So now it's not showing wealth that is bad, it's ~when~ it was acquired.

I'm not big on showing wealth, but I'm not gonna make a big deal about those that choose to do so. It's their money and life.

Chirimoya said:
But if the government has to supply an official with a car, the lowly skoda, or even a modest SUV will do the job just as well.
I agree completely; I want the policy implemented just as soon as my tenure of Official Cerveza Potentate of the Republica Dominicana is officially over, and I begin to draw my RD$50,000 lifetime pension.;)

I recall the time when the US issued plain gray Studebaker Larks with "Property of the U.S. Government" stenciled on the doors to those that required transportation for their official duties.. Government employees didn't want to drive them. Imagine a fleet of beige Yarises or Skoda's.
 

Chirimoya

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So now it's not showing wealth that is bad, it's ~when~ it was acquired.
Nope, it's a question of priorities. I could have many of the things you think I'm jealous of if I shuffled some priorities, but I've never considered them in the least important or attractive.

I'm not big on showing wealth, but I'm not gonna make a big deal about those that choose to do so. It's their money and life.
Your opinion, of course. I'm also entitled to say I think it's tacky, vulgar and tactless, more so when surrounded by poverty.

I recall the time when the US issued plain gray Studebaker Larks with "Property of the U.S. Government" stenciled on the doors to those that required transportation for their official duties.. Government employees didn't want to drive them. Imagine a fleet of beige Yarises or Skoda's.
As long as they have four wheels and a working engine who cares?
 

cobraboy

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Nope, it's a question of priorities. I could have many of the things you think I'm jealous of if I shuffled some priorities, but I've never considered them in the least important or attractive.
Coulda woulda shoulda, "IF". Results matter more than good intentions. Most folks who CAN become wealthy-in any way you care to define "wealthy"-usually do, without making excuses for the fruit of their labor.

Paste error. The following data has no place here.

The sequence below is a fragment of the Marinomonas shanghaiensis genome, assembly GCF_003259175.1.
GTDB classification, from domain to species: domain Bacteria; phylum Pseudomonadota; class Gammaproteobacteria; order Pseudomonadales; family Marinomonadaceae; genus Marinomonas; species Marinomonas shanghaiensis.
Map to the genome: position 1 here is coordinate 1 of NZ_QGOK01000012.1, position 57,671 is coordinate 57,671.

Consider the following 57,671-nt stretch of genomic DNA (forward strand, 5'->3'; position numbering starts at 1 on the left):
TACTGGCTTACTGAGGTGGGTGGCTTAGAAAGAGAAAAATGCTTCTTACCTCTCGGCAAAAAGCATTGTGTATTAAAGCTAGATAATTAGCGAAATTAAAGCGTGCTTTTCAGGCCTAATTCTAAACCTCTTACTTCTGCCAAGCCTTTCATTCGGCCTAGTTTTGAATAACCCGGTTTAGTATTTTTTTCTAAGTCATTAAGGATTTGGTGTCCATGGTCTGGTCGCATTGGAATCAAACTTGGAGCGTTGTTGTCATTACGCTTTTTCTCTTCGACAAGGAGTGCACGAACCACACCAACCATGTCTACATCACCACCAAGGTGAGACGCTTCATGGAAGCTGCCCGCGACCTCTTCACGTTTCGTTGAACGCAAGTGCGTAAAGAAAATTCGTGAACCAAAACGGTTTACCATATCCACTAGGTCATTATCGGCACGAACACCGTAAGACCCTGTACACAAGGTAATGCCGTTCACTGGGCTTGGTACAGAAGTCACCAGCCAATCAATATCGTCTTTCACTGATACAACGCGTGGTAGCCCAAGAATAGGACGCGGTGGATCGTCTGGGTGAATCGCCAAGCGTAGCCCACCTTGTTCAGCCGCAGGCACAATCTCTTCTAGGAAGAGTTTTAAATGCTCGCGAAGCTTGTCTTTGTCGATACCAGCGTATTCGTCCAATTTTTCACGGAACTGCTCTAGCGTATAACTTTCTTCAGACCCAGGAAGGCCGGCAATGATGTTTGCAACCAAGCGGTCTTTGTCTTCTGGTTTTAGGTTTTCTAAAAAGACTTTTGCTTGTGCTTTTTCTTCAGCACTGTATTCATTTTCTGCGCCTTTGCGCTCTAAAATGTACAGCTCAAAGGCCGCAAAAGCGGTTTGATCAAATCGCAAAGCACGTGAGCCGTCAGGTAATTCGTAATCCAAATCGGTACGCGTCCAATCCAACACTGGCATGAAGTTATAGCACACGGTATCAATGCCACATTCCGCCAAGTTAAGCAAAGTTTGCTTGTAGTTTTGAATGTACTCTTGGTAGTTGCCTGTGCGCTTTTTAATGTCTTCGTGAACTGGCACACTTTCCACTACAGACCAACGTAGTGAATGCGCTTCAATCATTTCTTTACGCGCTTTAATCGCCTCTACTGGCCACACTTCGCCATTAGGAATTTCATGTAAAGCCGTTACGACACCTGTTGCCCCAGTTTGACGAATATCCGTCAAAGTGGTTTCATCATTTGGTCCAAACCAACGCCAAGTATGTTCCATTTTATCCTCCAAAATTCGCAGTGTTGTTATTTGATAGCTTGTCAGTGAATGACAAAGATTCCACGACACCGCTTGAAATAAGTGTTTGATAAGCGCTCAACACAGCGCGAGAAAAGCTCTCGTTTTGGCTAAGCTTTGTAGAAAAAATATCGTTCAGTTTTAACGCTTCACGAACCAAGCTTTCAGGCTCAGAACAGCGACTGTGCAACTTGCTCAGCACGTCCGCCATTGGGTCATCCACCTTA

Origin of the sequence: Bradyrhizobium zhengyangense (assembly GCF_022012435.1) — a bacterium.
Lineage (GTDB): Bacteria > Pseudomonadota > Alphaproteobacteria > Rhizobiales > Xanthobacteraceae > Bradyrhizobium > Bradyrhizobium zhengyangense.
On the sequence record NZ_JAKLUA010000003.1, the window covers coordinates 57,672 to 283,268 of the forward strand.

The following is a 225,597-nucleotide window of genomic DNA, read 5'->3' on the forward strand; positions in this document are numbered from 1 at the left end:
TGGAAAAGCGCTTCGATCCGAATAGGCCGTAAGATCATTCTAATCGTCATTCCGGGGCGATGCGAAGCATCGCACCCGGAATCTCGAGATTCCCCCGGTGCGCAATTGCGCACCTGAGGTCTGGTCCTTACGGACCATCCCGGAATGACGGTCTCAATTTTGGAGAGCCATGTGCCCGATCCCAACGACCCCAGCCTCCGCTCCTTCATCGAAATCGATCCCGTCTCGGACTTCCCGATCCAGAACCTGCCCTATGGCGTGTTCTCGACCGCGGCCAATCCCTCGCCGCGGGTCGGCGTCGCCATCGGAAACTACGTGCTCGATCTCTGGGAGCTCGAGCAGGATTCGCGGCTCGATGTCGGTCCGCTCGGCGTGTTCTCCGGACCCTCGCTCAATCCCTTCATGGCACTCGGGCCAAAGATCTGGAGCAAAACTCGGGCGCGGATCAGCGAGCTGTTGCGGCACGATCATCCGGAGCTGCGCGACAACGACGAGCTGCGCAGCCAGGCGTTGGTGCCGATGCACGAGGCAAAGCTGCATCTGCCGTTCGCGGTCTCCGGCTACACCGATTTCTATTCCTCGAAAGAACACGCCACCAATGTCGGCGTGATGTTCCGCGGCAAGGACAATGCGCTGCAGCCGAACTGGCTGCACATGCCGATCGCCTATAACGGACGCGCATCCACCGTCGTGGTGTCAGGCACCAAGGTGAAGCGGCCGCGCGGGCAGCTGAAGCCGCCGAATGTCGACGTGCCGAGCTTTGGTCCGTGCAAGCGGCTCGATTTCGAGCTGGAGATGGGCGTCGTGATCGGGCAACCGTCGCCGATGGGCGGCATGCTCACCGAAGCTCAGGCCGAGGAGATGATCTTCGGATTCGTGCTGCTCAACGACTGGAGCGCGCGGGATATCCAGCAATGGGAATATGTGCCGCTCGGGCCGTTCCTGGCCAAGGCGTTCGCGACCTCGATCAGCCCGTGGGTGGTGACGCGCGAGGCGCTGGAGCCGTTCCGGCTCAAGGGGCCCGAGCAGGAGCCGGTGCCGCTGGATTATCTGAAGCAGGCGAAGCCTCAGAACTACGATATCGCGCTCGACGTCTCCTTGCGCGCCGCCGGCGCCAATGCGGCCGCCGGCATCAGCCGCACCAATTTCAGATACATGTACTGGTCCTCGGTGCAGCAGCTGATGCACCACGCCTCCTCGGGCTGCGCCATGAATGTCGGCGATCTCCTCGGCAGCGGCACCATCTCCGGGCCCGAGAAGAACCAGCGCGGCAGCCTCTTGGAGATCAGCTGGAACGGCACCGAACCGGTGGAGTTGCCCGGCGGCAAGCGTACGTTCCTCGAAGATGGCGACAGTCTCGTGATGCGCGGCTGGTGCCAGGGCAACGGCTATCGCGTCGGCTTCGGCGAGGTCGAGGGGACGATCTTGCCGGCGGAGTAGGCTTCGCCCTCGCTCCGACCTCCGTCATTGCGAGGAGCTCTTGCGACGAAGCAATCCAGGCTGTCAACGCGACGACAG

Are you saying YOUR priorities are somehow morally superior to someone who may have different priorities? I hope not. I know many wealthy people whose generosity and compassion are unsurpassed.

I personally don't give a sankies peso for how someone else chooses to live their life, and show their wealth...or lack thereof.
 

Chirimoya

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Coulda woulda shoulda, "IF". Results matter more than good intentions. Most folks who CAN become wealthy-in any way you care to define "wealthy"-usually do, without making excuses for the fruit of their labor. Are you saying YOUR priorities are somehow morally superior to someone who may have different priorities?
My choices, like most peoples, are based on my personal ethics, and as a result my priorities are different to many people's. Morally superior? It's relative. I know some people who might define me as pampered and bourgeois, while you probably think I'm being judgemental and austere.;)

I know many wealthy people whose generosity and compassion are unsurpassed.
So do I. It is usually combined with discretion and restraint. I have the utmost respect for them. Some of the most generous donors (I'm talking of six-figure sums in pounds sterling every year) to an organisation I'm familiar with did not want any publicity whatsoever, and if you met them in person you would never guess they were extremely wealthy.

Back to government officials - if they object to low-key cars, it kind of begs the question what motivated them to seek office, doesn't it? Either they're there to serve their country, or to enrich themselves. In the DR, apart from a few noble exceptions, the latter is so blatantly the case and people just accept it as par for the course. Mart?nez is saying that is this one of the roots of the country's problems, and is part of a shallow, materialist culture - the veneer of progress without the substance (education and culture).

The issue of motivation reminds me (again) of the charity sector and donor accountability: charity organisations can't offer high salaries and luxurious perks to their employees, but they still need to attract highly competent professionals. Despite that they manage to find enough people who are so committed to the charitable cause that they don't mind working for less money than they would be earning in an equivalent job in the commercial sector.
 

A.Hidalgo

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If a rich man is proud of his wealth, he should not be praised until it is known how he employs it.

Socrates (470?-399BC)